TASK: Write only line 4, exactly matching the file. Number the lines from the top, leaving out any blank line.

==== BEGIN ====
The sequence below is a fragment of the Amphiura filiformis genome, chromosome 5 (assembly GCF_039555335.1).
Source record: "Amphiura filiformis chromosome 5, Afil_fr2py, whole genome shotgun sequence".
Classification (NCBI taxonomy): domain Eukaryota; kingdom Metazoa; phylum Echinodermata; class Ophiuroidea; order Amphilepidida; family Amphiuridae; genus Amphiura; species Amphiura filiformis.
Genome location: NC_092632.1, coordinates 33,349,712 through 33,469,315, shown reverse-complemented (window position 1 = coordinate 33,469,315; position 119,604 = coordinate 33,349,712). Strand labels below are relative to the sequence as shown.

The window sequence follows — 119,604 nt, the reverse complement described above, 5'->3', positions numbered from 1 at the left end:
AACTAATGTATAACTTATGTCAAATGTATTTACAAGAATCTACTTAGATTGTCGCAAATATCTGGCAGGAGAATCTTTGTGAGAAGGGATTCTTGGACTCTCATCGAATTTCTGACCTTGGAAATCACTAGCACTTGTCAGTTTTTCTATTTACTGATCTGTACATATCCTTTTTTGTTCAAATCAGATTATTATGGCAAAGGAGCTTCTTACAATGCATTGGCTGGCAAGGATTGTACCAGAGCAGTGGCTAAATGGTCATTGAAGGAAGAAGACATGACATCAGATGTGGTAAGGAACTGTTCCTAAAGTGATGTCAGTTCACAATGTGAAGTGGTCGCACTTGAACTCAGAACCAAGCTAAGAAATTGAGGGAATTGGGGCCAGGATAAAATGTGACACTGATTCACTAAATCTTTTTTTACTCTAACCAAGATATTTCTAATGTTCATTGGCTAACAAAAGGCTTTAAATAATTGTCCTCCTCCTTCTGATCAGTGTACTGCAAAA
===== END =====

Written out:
Genome location: NC_092632.1, coordinates 33,349,712 through 33,469,315, shown reverse-complemented (window position 1 = coordinate 33,469,315; position 119,604 = coordinate 33,349,712). Strand labels below are relative to the sequence as shown.